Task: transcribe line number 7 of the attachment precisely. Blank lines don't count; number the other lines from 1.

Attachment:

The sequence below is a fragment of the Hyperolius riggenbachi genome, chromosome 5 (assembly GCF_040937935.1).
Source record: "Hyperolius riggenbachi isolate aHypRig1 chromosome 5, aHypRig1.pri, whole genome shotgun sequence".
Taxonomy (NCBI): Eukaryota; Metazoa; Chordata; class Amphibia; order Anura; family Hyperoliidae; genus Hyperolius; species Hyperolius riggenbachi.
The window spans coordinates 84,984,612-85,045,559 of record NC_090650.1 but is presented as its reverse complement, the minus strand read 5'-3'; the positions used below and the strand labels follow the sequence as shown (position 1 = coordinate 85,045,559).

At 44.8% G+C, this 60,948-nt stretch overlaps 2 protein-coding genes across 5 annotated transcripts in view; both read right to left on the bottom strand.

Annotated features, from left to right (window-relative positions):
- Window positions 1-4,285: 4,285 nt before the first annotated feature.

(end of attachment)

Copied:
- Window positions 1-4,285: 4,285 nt before the first annotated feature.